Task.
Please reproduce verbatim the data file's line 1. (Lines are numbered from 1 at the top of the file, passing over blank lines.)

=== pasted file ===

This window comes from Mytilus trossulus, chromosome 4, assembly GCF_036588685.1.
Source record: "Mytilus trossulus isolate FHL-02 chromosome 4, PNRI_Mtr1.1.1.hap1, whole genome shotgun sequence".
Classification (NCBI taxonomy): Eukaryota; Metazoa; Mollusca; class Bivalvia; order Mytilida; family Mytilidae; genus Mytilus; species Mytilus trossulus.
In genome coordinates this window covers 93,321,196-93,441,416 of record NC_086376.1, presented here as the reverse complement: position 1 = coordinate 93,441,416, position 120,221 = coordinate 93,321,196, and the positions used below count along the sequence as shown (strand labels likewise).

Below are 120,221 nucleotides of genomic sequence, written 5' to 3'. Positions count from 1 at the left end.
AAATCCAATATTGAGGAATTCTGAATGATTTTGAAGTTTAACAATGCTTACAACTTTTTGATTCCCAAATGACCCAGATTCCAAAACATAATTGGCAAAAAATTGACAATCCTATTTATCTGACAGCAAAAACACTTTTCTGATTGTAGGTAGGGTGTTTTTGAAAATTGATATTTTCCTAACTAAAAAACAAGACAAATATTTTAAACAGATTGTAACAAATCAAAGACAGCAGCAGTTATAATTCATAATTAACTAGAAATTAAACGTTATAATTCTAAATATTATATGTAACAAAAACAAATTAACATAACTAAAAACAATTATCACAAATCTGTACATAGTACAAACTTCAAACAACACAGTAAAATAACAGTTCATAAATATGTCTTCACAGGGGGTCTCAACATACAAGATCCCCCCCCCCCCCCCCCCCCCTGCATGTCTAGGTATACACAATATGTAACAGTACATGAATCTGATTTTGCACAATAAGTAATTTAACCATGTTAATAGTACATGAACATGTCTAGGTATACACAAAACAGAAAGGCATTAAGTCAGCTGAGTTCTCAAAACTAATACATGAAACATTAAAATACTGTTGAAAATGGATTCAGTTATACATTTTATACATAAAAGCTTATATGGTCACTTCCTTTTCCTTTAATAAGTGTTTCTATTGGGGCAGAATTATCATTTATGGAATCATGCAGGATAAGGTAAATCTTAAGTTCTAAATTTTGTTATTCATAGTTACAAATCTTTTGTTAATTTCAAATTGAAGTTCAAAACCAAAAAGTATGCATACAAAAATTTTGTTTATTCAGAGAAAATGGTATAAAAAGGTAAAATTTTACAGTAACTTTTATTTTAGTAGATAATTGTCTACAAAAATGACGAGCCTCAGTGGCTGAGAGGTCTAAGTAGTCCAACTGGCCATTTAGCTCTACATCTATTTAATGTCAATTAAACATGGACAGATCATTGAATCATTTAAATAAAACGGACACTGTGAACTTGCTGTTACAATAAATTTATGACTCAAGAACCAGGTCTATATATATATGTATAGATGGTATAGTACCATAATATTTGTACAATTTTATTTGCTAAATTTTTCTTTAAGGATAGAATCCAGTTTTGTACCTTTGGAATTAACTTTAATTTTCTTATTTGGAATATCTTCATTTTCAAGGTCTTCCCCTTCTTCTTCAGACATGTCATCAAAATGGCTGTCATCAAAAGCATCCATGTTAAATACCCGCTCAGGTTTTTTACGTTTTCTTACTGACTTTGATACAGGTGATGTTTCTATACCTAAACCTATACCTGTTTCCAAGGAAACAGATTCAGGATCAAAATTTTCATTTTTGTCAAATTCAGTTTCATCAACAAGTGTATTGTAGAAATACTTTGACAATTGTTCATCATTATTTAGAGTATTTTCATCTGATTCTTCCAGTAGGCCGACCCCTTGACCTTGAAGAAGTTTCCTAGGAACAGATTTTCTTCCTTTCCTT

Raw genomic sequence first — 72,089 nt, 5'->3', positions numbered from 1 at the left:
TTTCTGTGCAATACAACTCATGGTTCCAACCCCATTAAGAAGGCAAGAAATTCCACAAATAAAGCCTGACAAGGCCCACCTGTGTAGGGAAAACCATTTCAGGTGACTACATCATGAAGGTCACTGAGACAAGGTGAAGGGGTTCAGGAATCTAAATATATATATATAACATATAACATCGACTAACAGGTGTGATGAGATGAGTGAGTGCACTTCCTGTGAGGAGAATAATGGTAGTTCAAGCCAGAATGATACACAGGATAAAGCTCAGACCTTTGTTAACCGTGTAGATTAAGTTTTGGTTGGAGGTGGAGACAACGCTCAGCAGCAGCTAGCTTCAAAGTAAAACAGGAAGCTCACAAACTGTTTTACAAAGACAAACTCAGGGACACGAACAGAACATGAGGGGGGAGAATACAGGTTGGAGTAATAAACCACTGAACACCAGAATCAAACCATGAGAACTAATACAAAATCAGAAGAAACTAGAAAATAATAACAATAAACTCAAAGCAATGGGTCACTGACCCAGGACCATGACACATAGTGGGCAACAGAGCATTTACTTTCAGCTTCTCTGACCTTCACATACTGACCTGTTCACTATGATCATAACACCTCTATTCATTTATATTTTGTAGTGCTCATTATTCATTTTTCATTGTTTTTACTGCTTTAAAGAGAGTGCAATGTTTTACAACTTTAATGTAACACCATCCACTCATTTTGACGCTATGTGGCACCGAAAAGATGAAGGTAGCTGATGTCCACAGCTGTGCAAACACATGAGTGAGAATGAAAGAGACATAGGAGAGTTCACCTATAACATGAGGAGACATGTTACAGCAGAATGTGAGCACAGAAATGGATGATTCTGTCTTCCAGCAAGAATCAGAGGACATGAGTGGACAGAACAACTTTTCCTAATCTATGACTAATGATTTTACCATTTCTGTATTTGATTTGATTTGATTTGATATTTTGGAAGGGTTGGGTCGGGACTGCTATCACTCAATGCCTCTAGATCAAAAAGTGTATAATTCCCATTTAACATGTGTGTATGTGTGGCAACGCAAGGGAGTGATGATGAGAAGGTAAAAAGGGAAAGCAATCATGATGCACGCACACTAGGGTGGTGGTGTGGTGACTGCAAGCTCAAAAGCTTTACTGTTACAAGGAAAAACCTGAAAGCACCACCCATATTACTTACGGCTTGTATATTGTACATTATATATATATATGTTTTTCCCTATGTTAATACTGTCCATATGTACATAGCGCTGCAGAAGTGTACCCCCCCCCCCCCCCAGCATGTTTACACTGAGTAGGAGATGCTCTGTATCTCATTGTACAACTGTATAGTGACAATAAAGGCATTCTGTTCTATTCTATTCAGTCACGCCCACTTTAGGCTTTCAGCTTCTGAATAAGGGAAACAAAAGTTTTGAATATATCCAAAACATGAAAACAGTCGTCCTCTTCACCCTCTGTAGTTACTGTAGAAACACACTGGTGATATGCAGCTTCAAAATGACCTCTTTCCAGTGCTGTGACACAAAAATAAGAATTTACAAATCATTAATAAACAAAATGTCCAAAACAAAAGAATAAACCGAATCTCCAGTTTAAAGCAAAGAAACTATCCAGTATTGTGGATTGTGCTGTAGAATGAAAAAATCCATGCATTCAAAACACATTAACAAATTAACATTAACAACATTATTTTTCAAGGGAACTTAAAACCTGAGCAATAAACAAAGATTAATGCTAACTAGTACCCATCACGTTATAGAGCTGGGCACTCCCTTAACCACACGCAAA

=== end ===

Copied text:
This window comes from Mytilus trossulus, chromosome 4, assembly GCF_036588685.1.